For the first time in more than 50 years, the US Food and Drug Administration (FDA) has approved a drug for the treatment of adult systemic lupus erythematosus (SLE). Although this action was hailed by patient advocacy groups, the drug's benefits appear to be modest and have yet to show efficacy in blacks, among whom the disease is disproportionately common and severe.
Also, evidence regarding the efficacy of the new drug, belimumab (Benlysta, Human Genome Sciences), is largely confined to effects on the musculoskeletal and mucocutaneous systems. Patients with active lupus involving the kidney or central nervous system—2 sites often severely affected by the disease—were excluded from the 2 key trials examining benefits of the drug.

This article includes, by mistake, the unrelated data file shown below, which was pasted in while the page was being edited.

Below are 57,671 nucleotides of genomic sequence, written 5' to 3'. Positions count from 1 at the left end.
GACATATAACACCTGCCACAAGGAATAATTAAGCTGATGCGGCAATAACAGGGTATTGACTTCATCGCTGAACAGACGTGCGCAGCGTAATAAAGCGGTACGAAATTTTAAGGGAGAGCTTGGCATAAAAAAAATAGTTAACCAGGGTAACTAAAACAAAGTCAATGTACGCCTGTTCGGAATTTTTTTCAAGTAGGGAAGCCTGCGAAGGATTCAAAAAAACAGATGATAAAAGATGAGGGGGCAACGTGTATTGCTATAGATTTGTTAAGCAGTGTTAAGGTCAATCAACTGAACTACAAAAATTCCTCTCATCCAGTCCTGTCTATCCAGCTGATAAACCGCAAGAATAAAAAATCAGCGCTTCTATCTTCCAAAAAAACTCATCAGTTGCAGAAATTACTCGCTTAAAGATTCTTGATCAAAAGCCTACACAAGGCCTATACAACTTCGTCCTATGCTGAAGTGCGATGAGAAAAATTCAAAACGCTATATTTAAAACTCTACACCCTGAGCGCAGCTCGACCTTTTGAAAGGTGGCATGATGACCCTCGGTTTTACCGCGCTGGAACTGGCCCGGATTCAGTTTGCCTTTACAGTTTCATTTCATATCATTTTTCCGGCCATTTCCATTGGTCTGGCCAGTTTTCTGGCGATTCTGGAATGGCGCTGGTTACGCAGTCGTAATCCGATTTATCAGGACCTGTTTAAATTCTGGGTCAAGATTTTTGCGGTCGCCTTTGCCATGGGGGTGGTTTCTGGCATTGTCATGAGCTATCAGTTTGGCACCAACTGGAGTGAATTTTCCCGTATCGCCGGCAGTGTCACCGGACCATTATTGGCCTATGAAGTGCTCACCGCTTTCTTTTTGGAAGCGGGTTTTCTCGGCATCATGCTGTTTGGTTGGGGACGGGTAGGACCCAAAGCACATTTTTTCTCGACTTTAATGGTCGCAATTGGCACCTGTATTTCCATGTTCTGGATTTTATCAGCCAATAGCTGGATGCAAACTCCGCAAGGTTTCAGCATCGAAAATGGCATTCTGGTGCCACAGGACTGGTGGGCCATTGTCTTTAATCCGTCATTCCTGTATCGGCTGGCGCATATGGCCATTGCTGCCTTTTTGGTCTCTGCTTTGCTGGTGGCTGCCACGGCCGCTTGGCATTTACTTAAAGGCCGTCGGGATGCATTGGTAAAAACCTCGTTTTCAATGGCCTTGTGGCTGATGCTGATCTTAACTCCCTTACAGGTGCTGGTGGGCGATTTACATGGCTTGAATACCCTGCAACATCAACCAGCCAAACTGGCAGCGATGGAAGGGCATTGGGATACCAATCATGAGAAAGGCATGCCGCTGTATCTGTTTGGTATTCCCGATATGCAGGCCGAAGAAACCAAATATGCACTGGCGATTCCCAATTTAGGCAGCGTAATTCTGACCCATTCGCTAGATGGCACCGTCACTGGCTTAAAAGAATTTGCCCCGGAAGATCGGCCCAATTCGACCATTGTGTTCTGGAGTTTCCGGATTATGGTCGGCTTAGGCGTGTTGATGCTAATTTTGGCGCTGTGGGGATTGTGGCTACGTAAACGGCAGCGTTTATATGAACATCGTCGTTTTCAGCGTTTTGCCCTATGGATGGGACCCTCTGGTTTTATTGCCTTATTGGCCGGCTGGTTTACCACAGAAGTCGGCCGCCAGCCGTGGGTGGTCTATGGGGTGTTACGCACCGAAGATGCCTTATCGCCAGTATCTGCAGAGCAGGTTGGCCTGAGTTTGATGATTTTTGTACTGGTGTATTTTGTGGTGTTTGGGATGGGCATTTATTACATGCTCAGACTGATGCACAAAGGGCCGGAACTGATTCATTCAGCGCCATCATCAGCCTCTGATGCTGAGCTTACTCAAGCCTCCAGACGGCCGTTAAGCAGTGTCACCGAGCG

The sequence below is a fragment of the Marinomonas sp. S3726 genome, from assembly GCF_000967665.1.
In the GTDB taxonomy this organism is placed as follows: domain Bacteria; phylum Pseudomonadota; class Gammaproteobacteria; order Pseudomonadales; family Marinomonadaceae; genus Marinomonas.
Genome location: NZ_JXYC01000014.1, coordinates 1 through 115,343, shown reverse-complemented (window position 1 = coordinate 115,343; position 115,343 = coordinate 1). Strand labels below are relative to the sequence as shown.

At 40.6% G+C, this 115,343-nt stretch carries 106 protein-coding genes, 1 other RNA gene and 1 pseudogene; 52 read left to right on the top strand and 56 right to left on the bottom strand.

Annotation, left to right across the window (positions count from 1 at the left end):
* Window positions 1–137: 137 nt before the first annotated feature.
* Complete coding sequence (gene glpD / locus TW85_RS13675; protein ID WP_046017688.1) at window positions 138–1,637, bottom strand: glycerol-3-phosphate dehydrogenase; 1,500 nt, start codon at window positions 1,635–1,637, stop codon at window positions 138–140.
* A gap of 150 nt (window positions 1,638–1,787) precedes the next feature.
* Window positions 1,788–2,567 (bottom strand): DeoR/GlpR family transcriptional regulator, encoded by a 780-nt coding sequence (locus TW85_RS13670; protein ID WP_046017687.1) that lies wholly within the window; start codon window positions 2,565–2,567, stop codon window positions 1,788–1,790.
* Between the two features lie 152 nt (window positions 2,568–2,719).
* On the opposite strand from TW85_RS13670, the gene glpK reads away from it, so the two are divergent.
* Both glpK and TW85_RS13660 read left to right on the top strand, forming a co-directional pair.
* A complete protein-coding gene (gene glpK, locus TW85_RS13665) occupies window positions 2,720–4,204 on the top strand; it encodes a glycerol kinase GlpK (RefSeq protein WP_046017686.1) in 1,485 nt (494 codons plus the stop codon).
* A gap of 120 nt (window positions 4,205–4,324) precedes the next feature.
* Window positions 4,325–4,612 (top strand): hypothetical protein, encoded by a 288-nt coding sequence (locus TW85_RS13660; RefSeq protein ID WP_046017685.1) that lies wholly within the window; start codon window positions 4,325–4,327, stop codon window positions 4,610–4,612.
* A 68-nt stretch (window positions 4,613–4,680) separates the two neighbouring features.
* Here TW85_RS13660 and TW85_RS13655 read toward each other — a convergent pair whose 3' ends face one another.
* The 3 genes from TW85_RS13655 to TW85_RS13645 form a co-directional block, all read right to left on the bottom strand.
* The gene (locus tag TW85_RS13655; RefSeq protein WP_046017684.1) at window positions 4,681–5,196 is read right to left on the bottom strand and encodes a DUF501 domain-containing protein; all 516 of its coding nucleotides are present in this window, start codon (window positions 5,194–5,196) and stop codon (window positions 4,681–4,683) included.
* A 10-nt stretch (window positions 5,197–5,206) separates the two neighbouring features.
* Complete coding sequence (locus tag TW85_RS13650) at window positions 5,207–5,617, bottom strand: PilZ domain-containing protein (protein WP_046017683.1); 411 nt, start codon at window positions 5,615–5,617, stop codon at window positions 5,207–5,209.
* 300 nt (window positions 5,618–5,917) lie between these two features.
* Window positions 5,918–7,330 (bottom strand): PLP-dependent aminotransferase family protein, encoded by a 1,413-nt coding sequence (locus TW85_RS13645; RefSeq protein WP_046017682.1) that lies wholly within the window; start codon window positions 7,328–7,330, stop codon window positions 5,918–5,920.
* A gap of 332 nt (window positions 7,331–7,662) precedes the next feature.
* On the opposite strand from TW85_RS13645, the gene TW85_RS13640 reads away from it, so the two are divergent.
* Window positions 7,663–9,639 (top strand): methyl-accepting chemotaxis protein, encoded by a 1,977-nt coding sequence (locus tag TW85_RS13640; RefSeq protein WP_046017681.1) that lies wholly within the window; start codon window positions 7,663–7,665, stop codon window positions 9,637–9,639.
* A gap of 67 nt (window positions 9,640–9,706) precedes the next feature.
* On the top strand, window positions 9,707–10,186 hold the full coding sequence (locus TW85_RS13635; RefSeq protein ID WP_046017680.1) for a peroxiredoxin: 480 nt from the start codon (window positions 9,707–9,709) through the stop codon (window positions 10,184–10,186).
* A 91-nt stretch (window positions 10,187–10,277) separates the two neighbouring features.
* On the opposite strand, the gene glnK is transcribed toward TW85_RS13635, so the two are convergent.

Mitka M. Treatment for Lupus, First in 50 Years, Offers Modest Benefits, Hope to Patients. JAMA. 2011;305(17):1754–1755. doi:10.1001/jama.2011.548
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